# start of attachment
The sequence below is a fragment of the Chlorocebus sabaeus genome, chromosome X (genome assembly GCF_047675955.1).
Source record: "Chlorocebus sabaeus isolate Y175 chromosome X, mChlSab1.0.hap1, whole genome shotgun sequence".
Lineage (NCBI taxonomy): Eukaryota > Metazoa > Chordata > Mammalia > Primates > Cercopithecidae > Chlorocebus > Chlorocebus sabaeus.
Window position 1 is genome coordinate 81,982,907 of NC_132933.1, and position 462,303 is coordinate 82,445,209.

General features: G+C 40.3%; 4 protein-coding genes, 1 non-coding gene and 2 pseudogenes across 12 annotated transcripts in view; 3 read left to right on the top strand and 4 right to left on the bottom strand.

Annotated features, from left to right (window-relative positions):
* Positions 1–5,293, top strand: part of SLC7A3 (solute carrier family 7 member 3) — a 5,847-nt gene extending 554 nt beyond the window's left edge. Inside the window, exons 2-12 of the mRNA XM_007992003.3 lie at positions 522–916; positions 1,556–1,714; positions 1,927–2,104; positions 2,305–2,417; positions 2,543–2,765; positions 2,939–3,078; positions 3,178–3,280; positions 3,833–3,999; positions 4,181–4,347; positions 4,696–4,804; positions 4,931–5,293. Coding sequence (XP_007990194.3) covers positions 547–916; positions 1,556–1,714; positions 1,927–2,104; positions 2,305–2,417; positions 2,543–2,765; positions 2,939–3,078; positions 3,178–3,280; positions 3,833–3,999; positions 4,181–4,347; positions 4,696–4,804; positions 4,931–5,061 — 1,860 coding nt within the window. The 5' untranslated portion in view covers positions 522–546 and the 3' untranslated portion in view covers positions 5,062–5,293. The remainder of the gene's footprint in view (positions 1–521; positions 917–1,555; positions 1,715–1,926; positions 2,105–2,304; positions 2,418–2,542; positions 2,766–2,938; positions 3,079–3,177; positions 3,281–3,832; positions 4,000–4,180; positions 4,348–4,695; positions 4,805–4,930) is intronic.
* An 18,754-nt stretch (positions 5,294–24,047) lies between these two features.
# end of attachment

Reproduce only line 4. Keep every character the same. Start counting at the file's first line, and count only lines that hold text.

Window position 1 is genome coordinate 81,982,907 of NC_132933.1, and position 462,303 is coordinate 82,445,209.